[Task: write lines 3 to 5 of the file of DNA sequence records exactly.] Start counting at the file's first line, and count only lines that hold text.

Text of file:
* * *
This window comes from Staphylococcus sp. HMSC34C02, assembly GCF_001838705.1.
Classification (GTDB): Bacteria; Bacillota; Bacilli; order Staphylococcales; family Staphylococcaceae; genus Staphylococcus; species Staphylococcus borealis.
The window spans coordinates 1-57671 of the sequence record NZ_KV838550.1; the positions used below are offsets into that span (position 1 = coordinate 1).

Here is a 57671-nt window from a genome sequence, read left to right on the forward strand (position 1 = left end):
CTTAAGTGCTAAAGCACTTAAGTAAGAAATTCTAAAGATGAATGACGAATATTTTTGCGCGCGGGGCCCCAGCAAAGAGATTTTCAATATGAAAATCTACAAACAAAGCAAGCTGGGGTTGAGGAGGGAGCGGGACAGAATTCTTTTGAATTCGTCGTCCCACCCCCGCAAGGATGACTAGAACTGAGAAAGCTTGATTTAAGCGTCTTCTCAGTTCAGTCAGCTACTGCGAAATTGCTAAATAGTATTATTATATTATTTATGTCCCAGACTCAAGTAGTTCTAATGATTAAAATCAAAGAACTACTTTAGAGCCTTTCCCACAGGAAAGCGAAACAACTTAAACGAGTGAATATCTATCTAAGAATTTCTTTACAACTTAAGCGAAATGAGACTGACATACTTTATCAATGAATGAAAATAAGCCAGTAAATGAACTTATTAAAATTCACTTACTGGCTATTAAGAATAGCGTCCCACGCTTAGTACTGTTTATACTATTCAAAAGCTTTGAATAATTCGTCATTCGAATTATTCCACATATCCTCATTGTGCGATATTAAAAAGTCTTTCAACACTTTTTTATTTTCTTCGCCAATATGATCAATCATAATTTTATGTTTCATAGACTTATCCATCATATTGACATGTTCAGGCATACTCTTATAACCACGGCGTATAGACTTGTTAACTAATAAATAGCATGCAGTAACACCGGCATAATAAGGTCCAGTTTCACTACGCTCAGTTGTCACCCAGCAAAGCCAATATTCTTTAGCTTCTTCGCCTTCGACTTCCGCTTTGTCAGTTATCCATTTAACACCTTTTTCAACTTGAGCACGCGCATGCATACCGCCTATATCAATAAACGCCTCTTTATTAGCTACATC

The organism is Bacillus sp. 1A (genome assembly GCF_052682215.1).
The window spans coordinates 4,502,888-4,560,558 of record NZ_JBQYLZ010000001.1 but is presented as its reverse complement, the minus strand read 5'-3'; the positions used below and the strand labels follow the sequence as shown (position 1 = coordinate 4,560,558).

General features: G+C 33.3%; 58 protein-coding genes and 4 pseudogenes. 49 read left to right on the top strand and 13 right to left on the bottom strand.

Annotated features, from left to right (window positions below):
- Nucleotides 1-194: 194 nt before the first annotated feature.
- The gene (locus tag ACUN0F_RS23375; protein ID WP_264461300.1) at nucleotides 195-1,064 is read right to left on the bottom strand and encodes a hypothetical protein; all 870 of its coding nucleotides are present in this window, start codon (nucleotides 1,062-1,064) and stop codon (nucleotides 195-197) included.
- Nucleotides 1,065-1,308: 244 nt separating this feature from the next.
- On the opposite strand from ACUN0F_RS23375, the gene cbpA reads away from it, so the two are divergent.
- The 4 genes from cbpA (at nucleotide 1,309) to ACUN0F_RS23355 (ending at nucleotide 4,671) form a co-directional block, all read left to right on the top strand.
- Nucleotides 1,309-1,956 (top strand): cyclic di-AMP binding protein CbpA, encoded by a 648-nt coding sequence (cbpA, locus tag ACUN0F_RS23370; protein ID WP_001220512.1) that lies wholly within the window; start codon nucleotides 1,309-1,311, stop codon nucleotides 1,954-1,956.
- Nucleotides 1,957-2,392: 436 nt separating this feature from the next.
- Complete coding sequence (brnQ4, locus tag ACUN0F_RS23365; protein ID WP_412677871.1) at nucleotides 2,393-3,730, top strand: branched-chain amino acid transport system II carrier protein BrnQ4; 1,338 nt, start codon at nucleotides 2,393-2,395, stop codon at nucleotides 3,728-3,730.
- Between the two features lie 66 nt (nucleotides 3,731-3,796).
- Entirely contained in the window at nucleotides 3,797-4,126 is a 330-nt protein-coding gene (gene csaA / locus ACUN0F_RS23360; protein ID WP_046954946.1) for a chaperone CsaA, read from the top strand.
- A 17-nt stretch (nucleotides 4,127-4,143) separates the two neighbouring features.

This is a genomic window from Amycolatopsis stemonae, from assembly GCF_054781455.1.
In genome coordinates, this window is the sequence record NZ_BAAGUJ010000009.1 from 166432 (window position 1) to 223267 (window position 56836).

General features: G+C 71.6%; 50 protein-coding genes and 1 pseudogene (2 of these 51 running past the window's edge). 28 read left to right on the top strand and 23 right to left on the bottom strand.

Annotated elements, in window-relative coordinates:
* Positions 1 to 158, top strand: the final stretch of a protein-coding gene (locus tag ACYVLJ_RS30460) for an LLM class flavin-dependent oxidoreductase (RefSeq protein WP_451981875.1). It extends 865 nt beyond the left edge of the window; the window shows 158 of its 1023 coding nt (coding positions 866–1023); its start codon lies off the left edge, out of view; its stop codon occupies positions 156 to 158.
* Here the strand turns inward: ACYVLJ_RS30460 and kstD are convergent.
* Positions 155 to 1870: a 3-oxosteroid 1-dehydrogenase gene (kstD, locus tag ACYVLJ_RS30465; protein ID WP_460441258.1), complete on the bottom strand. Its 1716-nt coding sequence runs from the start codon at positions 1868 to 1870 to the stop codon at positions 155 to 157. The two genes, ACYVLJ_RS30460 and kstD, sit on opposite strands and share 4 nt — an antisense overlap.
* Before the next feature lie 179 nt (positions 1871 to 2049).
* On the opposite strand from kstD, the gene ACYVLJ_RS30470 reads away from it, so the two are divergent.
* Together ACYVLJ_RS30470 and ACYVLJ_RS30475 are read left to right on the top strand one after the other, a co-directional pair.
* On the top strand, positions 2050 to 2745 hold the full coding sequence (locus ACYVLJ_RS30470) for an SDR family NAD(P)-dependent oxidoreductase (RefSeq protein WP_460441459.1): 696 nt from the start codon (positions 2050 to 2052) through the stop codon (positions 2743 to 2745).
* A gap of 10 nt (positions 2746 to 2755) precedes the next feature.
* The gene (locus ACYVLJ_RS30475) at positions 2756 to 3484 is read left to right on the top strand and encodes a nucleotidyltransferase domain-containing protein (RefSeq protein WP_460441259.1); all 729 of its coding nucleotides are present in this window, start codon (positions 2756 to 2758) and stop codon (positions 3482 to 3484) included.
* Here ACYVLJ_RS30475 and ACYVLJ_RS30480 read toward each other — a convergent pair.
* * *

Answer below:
The window spans coordinates 1-57671 of the sequence record NZ_KV838550.1; the positions used below are offsets into that span (position 1 = coordinate 1).

Here is a 57671-nt window from a genome sequence, read left to right on the forward strand (position 1 = left end):
CTTAAGTGCTAAAGCACTTAAGTAAGAAATTCTAAAGATGAATGACGAATATTTTTGCGCGCGGGGCCCCAGCAAAGAGATTTTCAATATGAAAATCTACAAACAAAGCAAGCTGGGGTTGAGGAGGGAGCGGGACAGAATTCTTTTGAATTCGTCGTCCCACCCCCGCAAGGATGACTAGAACTGAGAAAGCTTGATTTAAGCGTCTTCTCAGTTCAGTCAGCTACTGCGAAATTGCTAAATAGTATTATTATATTATTTATGTCCCAGACTCAAGTAGTTCTAATGATTAAAATCAAAGAACTACTTTAGAGCCTTTCCCACAGGAAAGCGAAACAACTTAAACGAGTGAATATCTATCTAAGAATTTCTTTACAACTTAAGCGAAATGAGACTGACATACTTTATCAATGAATGAAAATAAGCCAGTAAATGAACTTATTAAAATTCACTTACTGGCTATTAAGAATAGCGTCCCACGCTTAGTACTGTTTATACTATTCAAAAGCTTTGAATAATTCGTCATTCGAATTATTCCACATATCCTCATTGTGCGATATTAAAAAGTCTTTCAACACTTTTTTATTTTCTTCGCCAATATGATCAATCATAATTTTATGTTTCATAGACTTATCCATCATATTGACATGTTCAGGCATACTCTTATAACCACGGCGTATAGACTTGTTAACTAATAAATAGCATGCAGTAACACCGGCATAATAAGGTCCAGTTTCACTACGCTCAGTTGTCACCCAGCAAAGCCAATATTCTTTAGCTTCTTCGCCTTCGACTTCCGCTTTGTCAGTTATCCATTTAACACCTTTTTCAACTTGAGCACGCGCATGCATACCGCCTATATCAATAAACGCCTCTTTATTAGCTACATC